A Solar Renewable Energy Credits (SREC) is a certificate that shows a certain amount of electricity was produced using solar energy. An SREC equals 1,000 kwh of solar energy produced. SRECs are a market mechanism that exists in response to states that have Renewable Energy Portfolio Standard (REPS) legislation with specific requirements for solar energy production. The certificates show that regulated entities are meeting their solar energy production targets.
SRECs are sold on the market and often handled by brokerage firms. System owners can sell the SRECs from the solar energy they produce to recover some of their investment cost. The additional income received from selling SRECs increases the economic value of solar energy and assists with the financing of solar technology.
12. Are there other ways to cut carbon and cost?
The first step to reducing energy consumption, and therefore cutting emissions while saving money, is to implement conservation and energy efficiency measures. Additionally, some minor behavior modifications can have a substantial impact in energy usage.
Conservation and energy efficiency (EE) upgrades also cut carbon emissions and energy costs, and have the quickest payback period. Energy efficiency improvements include changing incandescent for CFL or LED lights, double or triple pane replacement windows, added insulation in the walls and ceiling, sealing of air leaks around windows and doors, ceiling fans, etc.
Changes in personal energy use practices that can reduce energy consumption include turning off lights, turning down the thermostat and hot water temperature, drying clothes outdoors when possible, or using appliances during non-peak hours. LG&E-KU offers an energy audit program and \us incentive rebates for when EE improvements are made.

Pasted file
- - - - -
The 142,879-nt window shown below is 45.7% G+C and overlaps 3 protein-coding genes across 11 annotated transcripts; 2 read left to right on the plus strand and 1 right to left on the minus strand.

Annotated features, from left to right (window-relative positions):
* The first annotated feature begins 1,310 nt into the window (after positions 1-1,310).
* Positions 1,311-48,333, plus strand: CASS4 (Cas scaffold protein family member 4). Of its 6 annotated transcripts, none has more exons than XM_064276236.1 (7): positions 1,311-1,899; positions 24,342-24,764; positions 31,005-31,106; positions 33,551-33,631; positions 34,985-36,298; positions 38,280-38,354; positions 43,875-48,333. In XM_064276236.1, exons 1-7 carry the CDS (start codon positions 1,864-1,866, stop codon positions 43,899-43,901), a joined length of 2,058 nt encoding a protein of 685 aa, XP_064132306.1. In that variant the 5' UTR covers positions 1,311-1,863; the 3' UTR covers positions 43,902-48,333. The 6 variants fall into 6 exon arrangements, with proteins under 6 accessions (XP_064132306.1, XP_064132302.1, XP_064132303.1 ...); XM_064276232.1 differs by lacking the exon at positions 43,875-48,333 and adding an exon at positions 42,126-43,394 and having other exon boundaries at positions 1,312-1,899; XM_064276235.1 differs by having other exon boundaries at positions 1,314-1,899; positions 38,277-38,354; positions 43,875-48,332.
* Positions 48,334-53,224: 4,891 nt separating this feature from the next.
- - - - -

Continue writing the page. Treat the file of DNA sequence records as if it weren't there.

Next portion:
“Net zero” energy homes are another way to cut carbon and costs. These homes are designed to require almost no energy input through the use of super-insulated walls and roof, a tightly sealed building envelopes, double or triple glazed windows, and passive home design. ‘Net zero” energy homes cut energy use by 60 to 90%. They were first designed in Europe but are increasingly being built in America, including by Habitat for Humanity. You can find more information about net zero homes at the Passivhaus Institut and Passive House Institute US (PHIUS).
13. Does my homeowner’s insurance cover my solar system?
Usually, yes! But check with your insurance company, and keep in mind most panels and other hardware carry warranties measured in decades.
Many insurance companies will provide coverage for a solar system at a slightly higher annual cost to cover the additional cost for the solar system added to the value of the home. It is advisable to check with your insurance company prior to deciding to install solar. Keep in mind that solar panels are typically warranted by the manufacturer for 20-25 years, and the inverter(s) for 10 years, and in both instances are likely to last far longer than the warranty.
14. How does installed solar affect the resale value of my house?
Installed solar actually adds value to your home! Buyers are often willing to pay a premium for homes with installed solar, proving its value as an investment tool.
Several studies have been conducted regarding the value of photovoltaic systems on homes. Most recently, a 2015 study from Berkeley Lab shows that homeowners across the country have been willing to pay a premium of about $15,000 for a home with an average-sized solar array. Previous Berkeley Lab studies in 2011 and 2013 showed that 1,750 California homes found clear evidence that solar homes sell at a premium. The researchers found a strong correlation between premium size and PV system size, and a weak correlation between premium size and system age. A home with a new 5 KW system, on average, sold for nearly $40,000 more than similar homes with no PV installed. This is well above the replacement cost of the system and the system’s capacity to produce income.